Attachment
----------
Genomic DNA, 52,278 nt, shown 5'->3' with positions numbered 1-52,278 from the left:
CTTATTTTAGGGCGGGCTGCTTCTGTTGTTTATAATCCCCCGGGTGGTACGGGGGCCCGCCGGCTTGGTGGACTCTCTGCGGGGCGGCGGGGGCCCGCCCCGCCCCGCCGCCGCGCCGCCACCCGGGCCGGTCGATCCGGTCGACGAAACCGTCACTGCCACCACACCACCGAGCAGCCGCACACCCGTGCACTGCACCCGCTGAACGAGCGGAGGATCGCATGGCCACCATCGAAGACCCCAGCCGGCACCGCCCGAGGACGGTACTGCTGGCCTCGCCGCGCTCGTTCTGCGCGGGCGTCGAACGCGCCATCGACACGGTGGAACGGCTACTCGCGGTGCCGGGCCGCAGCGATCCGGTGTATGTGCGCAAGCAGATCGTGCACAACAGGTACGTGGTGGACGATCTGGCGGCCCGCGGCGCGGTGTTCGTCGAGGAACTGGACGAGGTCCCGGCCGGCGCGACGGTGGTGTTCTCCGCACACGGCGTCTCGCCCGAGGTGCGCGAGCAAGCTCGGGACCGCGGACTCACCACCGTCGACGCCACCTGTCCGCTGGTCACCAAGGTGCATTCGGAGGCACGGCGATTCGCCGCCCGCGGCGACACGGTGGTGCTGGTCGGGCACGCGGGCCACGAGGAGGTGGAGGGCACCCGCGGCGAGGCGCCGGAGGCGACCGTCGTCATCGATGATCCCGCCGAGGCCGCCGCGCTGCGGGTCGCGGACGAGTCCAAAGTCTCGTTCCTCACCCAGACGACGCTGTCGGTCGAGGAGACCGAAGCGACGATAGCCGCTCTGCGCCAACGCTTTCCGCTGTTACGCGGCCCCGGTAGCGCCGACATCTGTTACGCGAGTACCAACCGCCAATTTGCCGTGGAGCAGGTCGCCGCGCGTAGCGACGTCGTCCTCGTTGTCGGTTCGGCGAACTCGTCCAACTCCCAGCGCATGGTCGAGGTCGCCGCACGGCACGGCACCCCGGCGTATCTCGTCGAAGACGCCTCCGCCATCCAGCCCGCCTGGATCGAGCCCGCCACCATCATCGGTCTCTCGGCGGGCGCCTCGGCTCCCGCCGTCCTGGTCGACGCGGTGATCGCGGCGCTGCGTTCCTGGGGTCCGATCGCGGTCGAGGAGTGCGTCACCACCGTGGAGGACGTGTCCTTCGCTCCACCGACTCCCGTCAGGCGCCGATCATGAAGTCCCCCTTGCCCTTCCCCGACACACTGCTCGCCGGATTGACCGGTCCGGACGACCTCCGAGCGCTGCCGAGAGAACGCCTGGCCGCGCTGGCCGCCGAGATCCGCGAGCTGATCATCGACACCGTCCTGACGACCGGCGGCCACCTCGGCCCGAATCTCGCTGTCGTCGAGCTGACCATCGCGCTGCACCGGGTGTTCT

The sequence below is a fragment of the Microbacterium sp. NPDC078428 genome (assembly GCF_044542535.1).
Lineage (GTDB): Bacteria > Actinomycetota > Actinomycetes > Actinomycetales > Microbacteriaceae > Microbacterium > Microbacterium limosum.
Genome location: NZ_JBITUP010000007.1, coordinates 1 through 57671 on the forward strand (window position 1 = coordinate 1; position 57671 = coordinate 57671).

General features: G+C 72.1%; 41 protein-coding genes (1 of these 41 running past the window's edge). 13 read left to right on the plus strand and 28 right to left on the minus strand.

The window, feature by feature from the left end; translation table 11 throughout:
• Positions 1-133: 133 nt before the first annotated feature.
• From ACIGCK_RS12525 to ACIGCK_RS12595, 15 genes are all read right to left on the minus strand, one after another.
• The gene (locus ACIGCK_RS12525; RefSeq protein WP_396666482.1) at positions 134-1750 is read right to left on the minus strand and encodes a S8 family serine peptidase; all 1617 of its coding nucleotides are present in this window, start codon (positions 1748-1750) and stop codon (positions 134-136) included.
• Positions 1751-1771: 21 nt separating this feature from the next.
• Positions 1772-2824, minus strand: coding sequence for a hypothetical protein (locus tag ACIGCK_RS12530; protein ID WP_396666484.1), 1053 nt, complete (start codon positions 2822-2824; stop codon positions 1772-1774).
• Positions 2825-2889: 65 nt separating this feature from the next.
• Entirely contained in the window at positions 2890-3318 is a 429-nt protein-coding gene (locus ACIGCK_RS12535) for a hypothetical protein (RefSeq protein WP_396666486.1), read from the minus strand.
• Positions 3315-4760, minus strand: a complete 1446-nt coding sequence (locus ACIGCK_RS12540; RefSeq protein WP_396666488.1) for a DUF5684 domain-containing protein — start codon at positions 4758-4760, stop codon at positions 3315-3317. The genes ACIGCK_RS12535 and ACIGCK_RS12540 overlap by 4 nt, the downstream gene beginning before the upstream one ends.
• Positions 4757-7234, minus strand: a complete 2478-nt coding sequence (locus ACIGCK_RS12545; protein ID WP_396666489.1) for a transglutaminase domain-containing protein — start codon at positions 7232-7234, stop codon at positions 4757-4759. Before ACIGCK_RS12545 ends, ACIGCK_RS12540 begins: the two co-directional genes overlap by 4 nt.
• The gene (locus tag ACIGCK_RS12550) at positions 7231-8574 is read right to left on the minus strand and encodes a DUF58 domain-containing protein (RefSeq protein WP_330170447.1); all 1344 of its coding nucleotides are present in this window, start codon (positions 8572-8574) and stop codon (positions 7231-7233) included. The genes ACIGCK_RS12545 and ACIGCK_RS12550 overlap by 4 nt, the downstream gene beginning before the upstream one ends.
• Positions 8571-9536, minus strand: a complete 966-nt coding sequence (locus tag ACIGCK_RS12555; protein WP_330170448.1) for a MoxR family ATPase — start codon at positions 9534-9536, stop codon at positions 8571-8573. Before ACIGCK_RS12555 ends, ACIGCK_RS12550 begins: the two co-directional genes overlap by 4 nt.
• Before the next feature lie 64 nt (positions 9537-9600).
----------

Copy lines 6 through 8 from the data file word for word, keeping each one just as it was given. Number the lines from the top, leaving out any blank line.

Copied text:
General features: G+C 72.1%; 41 protein-coding genes (1 of these 41 running past the window's edge). 13 read left to right on the plus strand and 28 right to left on the minus strand.

The window, feature by feature from the left end; translation table 11 throughout:
• Positions 1-133: 133 nt before the first annotated feature.